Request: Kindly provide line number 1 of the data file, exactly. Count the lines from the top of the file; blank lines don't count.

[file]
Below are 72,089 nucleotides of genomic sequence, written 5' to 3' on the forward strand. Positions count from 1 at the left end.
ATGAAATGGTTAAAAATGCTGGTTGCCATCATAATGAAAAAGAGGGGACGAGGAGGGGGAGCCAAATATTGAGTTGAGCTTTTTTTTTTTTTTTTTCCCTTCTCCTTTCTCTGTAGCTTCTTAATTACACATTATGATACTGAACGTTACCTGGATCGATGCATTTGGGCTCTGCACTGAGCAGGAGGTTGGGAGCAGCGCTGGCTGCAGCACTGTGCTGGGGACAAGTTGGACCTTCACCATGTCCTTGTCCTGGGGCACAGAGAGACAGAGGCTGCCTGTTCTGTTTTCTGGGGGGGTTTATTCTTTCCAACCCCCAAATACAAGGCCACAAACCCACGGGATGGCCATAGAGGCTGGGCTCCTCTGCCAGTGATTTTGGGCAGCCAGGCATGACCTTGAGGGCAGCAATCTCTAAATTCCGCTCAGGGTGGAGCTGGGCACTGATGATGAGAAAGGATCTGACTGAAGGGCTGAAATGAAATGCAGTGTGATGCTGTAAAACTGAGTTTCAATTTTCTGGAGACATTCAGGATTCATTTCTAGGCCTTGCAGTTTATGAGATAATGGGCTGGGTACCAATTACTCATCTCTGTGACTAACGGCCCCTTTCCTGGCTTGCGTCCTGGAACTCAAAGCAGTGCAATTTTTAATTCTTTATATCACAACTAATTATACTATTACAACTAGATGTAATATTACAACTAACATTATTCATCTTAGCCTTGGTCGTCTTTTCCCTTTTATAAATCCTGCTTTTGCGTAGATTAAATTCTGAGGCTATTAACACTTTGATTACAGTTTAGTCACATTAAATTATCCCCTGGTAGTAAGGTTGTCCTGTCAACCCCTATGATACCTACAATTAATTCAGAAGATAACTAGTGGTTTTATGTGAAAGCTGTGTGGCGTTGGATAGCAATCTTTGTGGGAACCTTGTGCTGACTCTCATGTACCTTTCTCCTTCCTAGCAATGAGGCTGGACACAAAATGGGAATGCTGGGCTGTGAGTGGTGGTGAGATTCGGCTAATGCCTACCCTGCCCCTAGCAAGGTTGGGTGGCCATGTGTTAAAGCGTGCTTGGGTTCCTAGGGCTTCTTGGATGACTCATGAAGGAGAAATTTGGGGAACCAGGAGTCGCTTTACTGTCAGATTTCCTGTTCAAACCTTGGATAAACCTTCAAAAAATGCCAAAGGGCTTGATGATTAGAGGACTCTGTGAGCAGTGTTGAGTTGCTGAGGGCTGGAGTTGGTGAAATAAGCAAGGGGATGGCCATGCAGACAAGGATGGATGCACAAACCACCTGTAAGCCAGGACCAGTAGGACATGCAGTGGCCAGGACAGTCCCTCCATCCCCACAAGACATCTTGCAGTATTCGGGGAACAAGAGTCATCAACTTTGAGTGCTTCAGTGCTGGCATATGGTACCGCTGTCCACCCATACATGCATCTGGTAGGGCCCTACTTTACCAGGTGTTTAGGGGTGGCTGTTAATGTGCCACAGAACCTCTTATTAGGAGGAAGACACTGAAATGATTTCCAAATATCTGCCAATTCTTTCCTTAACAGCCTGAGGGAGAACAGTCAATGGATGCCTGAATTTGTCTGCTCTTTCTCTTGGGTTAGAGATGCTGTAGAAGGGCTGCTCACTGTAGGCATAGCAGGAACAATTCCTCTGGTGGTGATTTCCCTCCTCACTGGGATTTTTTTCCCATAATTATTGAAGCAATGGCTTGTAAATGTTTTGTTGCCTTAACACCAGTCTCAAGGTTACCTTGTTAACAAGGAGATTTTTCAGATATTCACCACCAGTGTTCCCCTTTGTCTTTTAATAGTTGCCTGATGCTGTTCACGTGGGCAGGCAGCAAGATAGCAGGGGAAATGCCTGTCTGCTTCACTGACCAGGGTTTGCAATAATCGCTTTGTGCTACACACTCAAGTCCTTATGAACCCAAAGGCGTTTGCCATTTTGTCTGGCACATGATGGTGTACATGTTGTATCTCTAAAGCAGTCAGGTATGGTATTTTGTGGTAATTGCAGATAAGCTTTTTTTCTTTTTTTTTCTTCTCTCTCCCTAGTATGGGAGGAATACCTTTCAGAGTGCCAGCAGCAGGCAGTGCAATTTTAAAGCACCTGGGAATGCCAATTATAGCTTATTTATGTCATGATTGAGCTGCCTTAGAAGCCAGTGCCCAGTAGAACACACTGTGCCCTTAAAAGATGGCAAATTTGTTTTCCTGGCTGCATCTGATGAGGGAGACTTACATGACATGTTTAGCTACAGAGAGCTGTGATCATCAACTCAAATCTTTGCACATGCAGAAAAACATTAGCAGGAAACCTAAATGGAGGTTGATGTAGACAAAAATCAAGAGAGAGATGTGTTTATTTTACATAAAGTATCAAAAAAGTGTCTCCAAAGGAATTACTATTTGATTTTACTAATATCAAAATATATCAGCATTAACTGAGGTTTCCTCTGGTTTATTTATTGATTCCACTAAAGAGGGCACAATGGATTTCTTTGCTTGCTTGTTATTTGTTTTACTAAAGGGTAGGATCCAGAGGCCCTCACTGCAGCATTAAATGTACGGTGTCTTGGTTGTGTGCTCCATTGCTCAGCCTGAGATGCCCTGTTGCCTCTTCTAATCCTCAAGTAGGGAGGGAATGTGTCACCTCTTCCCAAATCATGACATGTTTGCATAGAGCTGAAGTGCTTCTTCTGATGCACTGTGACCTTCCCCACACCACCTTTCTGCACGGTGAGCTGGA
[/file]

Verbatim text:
Below are 72,089 nucleotides of genomic sequence, written 5' to 3' on the forward strand. Positions count from 1 at the left end.